Why You Should Foster a Dog: A True Story
A few weeks ago, I decided to foster a dog. I’ve had dogs my entire life and since my Lab passed away about a year ago, I’ve missed having a dog around. I’ve never fostered a dog before and had no idea what I was in for. Turns out, fostering was one of the most rewarding experiences of my life and I can’t wait until I can save another life.
Weaver’s Foster Dog Story
When I first got Weaver, he was a nervous wreck. He was a career shelter dog who had never lived in a city, let alone an apartment, before. On top of that, I’m a single, 25-year-old man living with a dog who was terrified of men. I’m not going to sugarcoat this, the first week was really hard and I felt trapped. I thought I had made a huge mistake.
Weaver completely lacked confidence and was easily spooked. Our first five days together were spent building confidence, learning commands, and, most importantly, burning up his nervous energy. Early on, we would have to turn around or cross the street when we passed a man, because Weaver was so afraid of them. All the loud noises of city life also made him skittish, which is a real challenge living in East Austin where there is construction on every corner. We were walking so much to burn up all of his nervous energy that by the time 9pm rolled around, I was ready for bed.
Weaver, working off some of that nervous energy.
When most people think about training a dog, the first thing that comes to mind is basic commands like sit, stay, and ok. Weaver didn’t need that kind of training, he needed to be trained to stay calm and be confident. Shelter dogs have lived a rough life and for many of them, you’re the first human they have lived with. Weaver relied heavily on my body language and energy to figure out how he was supposed to act. It was a challenge exuding calm and assertive energy at all times, but it helped us both out.
About five days into our time together, Weaver woke up on the right side of the bed and was out of his shell. All it took was five days of hard work, love, and affection to turn Weaver into a brand-new dog. He was no longer afraid of men and wanted to greet everyone we met on the street. He became very interested in other dogs and wanted to play. In the house, all he wanted to do was play fetch, nap, or sit on my lap while I was trying to work. All it took to transform Weaver from a nervous dog no one wanted to adopt into the sweetest most outgoing boy was 5 days of affection.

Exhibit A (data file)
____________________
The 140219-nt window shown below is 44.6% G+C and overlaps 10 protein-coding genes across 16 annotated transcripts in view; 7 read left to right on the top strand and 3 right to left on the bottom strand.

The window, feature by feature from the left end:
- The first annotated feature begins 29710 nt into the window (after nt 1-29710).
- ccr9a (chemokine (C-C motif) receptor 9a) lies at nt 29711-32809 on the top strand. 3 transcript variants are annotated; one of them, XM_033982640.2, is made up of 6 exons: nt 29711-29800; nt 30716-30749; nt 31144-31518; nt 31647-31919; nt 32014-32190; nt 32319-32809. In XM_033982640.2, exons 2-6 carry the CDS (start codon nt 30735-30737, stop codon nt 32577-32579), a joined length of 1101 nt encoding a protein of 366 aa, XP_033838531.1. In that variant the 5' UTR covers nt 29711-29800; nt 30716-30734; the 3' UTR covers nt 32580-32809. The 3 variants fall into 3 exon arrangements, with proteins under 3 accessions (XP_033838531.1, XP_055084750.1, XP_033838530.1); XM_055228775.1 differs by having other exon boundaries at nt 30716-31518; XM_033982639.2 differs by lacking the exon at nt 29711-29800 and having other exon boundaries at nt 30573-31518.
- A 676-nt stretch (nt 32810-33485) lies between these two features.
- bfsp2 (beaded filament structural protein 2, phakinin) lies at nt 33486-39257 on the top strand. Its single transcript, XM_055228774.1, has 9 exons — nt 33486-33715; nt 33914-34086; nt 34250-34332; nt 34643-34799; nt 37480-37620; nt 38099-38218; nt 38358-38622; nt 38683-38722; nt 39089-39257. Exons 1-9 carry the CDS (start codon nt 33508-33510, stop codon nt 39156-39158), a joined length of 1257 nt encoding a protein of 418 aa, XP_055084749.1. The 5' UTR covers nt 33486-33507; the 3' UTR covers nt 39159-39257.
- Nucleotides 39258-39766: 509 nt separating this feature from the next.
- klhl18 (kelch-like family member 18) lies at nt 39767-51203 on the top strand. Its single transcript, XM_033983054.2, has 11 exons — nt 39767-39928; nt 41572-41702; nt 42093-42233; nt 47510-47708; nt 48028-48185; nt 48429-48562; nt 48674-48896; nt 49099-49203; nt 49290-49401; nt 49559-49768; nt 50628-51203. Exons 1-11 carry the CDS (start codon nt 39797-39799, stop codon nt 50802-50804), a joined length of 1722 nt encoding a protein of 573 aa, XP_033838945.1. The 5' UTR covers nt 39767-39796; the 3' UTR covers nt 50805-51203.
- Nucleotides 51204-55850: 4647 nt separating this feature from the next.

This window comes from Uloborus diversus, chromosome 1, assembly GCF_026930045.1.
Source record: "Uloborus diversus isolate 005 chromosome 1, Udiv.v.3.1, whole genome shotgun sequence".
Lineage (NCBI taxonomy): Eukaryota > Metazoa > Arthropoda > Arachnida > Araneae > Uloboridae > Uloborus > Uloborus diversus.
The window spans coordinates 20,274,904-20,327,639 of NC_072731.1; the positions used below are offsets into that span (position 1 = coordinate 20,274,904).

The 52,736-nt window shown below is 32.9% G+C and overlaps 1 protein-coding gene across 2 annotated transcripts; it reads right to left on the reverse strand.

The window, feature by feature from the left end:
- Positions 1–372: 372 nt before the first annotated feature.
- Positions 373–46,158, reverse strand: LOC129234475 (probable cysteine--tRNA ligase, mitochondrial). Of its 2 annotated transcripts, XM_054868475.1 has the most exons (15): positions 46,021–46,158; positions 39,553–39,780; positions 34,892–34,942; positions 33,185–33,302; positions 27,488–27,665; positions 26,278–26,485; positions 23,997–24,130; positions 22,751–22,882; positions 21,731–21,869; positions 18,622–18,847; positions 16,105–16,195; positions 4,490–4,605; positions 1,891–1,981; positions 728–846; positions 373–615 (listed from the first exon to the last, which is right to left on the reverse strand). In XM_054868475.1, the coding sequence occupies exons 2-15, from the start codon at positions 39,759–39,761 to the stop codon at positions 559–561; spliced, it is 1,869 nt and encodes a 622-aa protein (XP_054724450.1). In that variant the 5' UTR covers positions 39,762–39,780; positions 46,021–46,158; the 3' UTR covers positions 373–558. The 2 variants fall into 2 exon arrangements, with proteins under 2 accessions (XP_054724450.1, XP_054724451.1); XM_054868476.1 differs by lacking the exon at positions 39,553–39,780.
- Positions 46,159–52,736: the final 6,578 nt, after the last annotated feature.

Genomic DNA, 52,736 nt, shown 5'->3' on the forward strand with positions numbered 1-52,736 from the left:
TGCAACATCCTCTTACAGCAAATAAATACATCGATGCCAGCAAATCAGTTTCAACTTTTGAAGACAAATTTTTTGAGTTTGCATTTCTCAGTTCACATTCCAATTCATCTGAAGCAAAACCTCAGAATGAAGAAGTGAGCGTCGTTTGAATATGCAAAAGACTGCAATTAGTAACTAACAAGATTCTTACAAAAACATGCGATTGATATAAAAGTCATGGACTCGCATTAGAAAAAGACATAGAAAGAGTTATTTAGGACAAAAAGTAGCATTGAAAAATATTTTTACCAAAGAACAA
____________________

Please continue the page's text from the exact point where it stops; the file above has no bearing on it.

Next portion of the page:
After we had our breakthrough, Weaver was the most popular dog at every bar we went to and was now “adoptable.” It took just under three weeks for us to find Weaver a forever home. He’s now living with a nice family with three acres of land, two kids, and a dog.
Why You Should Foster a Dog
A dog like Weaver likely would have been euthanized in his shelter before his second birthday if I didn’t remove him from a very bad situation. When I contacted the shelter about Weaver, they told me he was going to be put down because they had run out of space. There was nothing “defective” about Weaver, he wasn’t aggressive, he had no history of biting, he wasn’t terminally ill or old… they just ran out of space. When you foster a dog, you’re taking a dog out of a really bad situation and giving them a second chance at life. Weaver went two years in his shelter before he got adopted, because the high stress environment was not conducive to him being himself.
Enjoying life outside of the shelter.
When you foster a dog, you’re not only saving them from being euthanized, but you’re also giving them an opportunity to get proper socialization, love, and affection, which they need to become the best version of themselves. Think of all the “unadoptable” dogs out there who just need a calm and loving environment to break out of their shell.
The other benefit of fostering is it teaches you to be responsible. As a single guy, I’m on my own schedule and don’t have any real commitments. Having a dog is a ton of work and teaches you a lot about responsibility. Whenever someone in a similar life situation says they’re going to adopt a dog, I encourage them to foster first. You’re still saving a life, but you get to “test drive a dog” to see if it works with your lifestyle. If you realize you’re not ready for a dog, you don’t have to keep them; you can find them a new home!
My advice for anyone who’s interested in fostering is to go in with the mindset that you’re not going to keep the dog. If you’re ready for a dog, you can always adopt them yourself. When I gave up Weaver, I cried, but once his new family sent me a video of how happy he was playing with their children and dog, I was no longer sad. I miss him a lot, but I did a great thing. I saved a dog no one wanted, broke him out of his shell, and found him a loving family.